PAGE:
Rogers will have a stronger response when it launches its IP-based TV platform using technology licensed from Comcast Corp. Mr. Natale said large employee trials will begin next month and Rogers will "soft-launch" the product by the end of the first quarter of 2018 with a full commercial launch to come later in the year.

At the media division, Rogers reported adjusted operating profit slipped 18 per cent to $65-million as salaries were up at the company-owned Toronto Blue Jays baseball team and revenue was lower compared with last year when Rogers broadcast the World Cup of Hockey. Advertising and circulation dollars at its magazine publishing business were down following a shift away from print to focus on digital.

Video: How advisors can keep client information safe from hackers
Report an error Licensing Options
About the Author
Telecom Reporter

Christine Dobby covers the Canadian telecom industry for The Globe and Mail. Before joining the Globe in May 2014 she reported for the Financial Post for three years, most recently writing about telecom and media. She has also reported for the Toronto Star and New Brunswick Telegraph-Journal. More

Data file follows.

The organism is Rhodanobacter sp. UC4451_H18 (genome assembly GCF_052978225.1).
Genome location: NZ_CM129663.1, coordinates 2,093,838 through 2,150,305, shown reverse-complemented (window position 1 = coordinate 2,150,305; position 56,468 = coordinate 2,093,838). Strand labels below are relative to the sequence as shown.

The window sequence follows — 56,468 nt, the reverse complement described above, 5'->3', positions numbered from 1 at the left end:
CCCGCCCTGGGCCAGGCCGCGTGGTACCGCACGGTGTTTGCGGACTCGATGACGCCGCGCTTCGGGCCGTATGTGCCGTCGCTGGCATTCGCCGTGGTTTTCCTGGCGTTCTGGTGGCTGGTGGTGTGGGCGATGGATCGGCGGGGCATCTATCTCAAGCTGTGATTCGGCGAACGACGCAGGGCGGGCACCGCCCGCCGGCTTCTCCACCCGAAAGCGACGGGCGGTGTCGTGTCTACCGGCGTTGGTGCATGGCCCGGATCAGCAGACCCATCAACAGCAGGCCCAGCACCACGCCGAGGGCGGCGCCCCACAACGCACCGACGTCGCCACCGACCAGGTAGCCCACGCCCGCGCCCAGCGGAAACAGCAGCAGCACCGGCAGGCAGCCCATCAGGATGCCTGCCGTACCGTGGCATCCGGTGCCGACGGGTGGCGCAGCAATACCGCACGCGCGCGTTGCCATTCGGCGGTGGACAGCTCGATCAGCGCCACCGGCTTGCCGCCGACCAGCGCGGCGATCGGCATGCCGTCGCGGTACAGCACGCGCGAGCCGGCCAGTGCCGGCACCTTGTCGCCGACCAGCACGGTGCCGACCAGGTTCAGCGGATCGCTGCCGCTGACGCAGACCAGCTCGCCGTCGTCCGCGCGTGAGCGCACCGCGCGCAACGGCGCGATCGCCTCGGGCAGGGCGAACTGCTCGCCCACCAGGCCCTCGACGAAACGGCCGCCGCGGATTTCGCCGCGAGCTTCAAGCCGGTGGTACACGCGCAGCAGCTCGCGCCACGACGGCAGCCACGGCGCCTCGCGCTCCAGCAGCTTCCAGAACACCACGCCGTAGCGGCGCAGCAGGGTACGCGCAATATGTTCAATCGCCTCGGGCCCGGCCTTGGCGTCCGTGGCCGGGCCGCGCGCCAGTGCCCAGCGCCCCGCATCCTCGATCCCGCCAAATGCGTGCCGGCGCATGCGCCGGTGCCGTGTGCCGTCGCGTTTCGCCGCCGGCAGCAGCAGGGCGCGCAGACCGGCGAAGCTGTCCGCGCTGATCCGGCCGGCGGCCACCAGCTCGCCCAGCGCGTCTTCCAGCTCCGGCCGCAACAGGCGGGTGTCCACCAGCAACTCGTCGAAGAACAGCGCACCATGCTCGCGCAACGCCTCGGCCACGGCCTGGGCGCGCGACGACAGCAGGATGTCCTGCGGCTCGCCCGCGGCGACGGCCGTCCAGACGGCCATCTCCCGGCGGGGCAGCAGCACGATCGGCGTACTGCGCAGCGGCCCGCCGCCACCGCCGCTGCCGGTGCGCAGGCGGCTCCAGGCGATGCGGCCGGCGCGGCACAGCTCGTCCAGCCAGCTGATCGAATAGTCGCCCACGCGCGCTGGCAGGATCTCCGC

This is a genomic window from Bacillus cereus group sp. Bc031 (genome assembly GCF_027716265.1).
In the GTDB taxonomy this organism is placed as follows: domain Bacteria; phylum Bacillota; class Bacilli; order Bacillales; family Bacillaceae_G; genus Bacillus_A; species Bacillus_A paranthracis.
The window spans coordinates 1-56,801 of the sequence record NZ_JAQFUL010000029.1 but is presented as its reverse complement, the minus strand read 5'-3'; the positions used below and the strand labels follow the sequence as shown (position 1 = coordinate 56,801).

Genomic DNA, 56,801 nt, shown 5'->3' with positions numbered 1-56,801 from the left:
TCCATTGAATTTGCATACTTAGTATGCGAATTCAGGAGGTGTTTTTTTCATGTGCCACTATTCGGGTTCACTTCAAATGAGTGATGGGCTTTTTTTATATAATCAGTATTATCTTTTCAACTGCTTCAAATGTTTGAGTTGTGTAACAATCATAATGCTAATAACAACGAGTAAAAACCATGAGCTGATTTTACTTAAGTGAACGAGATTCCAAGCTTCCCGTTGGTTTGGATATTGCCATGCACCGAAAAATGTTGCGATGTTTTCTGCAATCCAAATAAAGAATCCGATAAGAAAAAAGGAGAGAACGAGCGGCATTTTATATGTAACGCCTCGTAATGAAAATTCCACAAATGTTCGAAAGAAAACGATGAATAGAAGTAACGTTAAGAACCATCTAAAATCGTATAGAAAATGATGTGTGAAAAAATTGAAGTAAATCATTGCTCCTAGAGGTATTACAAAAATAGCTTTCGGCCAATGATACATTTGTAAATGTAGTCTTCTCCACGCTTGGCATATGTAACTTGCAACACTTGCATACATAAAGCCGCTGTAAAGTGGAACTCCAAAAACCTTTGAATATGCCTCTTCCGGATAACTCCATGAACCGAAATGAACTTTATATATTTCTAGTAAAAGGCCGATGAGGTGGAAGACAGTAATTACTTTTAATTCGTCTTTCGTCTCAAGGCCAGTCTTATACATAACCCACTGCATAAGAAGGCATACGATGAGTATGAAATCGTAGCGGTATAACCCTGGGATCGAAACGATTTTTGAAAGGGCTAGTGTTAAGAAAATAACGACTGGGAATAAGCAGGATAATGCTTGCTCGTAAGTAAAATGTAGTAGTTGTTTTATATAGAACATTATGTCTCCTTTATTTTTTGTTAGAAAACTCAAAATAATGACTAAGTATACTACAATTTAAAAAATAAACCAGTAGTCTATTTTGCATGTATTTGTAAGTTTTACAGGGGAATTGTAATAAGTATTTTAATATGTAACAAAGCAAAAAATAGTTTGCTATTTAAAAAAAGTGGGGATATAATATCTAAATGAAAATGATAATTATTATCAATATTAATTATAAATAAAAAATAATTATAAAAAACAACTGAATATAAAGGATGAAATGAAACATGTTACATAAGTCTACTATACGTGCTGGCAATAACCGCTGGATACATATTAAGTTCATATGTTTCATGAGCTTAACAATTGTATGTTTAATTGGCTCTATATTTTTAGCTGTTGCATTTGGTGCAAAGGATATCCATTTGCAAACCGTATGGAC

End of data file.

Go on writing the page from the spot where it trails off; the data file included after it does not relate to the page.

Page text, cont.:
Comments

The Globe invites you to share your views. Please stay on topic and be respectful to everyone. For more information on our commenting policies and how our community-based moderation works, please read our Community Guidelines and our Terms and Conditions.

Please note that our commenting partner Civil Comments is closing down. As such we will be implementing a new commenting partner in the coming weeks. As of December 20th, 2017 we will be shutting down commenting on all article pages across our site while we do the maintenance and updates. We understand that commenting is important to our audience and hope to have a technical solution in place January 2018.

Discussion loading… ✨